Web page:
A Biblical View of Environmental Responsibility
By Christopher Cone
The climate changed (pun intended) dramatically in 1966 when medieval historian Lynn White presented a groundbreaking paper to the American Association for the Advancement of Science.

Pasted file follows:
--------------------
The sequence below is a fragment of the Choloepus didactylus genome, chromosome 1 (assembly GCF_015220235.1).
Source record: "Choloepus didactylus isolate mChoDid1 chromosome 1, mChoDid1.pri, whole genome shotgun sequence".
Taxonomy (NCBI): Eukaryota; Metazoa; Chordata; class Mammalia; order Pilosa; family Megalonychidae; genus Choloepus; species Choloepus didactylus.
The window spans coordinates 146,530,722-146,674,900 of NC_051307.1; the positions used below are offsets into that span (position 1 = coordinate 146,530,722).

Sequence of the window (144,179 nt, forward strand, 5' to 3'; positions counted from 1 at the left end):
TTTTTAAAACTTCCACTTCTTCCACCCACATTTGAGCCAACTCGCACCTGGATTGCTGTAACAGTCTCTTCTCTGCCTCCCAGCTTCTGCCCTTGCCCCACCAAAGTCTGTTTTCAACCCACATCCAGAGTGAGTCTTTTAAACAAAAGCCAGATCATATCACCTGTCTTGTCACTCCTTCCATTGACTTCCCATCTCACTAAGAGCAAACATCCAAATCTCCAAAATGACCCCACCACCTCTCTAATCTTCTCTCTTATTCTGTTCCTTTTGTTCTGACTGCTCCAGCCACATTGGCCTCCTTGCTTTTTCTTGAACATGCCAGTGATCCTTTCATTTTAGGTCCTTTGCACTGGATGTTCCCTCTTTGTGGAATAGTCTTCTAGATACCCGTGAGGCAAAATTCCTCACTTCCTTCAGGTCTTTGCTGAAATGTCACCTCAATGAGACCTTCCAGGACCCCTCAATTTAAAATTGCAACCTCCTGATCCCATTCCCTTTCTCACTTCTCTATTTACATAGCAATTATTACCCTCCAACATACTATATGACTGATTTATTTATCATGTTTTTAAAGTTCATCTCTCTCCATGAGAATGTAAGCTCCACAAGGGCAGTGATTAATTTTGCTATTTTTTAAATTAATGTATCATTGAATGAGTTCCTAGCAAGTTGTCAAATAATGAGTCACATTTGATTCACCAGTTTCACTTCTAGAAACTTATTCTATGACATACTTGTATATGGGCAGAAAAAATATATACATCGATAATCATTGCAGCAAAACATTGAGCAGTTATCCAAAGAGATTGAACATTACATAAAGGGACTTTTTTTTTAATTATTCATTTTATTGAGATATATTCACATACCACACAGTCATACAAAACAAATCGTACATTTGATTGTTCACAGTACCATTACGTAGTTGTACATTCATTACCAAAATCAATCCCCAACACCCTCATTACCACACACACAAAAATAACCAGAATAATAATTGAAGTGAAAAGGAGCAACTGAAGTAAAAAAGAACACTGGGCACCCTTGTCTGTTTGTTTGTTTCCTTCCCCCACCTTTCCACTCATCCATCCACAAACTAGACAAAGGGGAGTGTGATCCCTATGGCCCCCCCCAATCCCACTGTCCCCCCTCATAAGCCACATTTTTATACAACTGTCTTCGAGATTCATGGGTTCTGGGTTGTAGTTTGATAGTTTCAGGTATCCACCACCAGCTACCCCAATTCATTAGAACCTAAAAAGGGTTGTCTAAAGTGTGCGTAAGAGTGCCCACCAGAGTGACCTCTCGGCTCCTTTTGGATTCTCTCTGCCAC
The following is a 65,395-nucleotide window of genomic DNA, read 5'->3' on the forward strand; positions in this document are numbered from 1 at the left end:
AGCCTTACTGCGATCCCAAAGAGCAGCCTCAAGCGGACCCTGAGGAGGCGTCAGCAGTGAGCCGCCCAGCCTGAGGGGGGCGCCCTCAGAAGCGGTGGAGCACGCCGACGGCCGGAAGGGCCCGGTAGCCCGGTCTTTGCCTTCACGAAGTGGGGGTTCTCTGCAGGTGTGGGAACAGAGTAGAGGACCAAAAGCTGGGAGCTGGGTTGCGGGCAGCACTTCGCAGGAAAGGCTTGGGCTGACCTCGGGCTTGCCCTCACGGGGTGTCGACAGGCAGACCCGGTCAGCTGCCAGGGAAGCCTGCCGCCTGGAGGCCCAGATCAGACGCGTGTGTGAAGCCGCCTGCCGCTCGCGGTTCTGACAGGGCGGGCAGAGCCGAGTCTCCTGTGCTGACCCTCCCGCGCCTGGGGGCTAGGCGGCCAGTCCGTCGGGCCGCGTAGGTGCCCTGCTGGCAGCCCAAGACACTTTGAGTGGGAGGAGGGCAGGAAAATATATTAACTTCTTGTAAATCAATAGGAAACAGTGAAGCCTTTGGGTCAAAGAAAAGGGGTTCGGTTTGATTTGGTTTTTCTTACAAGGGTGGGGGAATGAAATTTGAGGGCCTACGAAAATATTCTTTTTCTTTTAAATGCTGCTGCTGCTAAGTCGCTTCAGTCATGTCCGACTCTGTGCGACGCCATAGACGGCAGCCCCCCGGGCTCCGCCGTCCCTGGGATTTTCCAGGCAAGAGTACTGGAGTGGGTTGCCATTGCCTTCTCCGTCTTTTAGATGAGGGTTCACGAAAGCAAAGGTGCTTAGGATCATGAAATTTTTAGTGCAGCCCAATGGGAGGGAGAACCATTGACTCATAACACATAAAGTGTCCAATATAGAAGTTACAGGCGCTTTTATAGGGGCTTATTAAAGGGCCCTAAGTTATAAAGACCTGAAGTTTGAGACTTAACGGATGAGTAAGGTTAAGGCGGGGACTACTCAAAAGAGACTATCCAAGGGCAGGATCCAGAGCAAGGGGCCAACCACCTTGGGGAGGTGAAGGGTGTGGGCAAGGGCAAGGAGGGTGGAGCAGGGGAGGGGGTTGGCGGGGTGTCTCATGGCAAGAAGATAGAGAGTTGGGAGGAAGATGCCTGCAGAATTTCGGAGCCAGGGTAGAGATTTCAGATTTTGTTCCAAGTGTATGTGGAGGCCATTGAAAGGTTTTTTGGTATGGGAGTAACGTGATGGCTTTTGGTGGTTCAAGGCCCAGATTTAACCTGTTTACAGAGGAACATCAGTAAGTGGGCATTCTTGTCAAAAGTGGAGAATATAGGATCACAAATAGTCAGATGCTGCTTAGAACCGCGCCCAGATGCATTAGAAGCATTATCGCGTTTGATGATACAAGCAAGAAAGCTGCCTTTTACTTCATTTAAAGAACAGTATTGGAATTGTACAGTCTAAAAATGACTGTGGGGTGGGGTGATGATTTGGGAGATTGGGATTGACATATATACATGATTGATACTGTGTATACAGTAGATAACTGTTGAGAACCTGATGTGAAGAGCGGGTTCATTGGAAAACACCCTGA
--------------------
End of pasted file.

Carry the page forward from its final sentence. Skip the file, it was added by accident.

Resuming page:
The paper was well received and was published a few months later in the 155th volume of the academic journal Science. White’s paper, “The Historical Roots of Our Ecological Crisis,” was a scathing critique of what he understood to be the Judeo-Christian attitude toward nature. White laid the blame particularly on Christianity for what was understood at the time to be a global ecological crisis. “Historical Roots” set the tone for environmental philosophy, and since that publication, Christianity has been perceived within the environmental movement as public enemy number one. One scholar even suggested that “the culpability of Christianity in the destruction of the natural world and the uselessness of Christianity in any effort to correct that destruction are now established clichés of the conservation movement.” Specifically, White accused Christianity of being the most anthropocentric (man-centered) religion the world has ever seen. He thought the Judeo-Christian creation account placed all of nature at human disposal and that God mandated there would be no other purpose for nature but to serve human purposes. Consequently, White suggested, humans abused nature and believed they were doing so with God’s permission. Was Lynn White correct? Is Christianity to blame for environmental problems? Or perhaps White misunderstood Christianity and failed to recognize the environmental responsibility the Bible prescribes.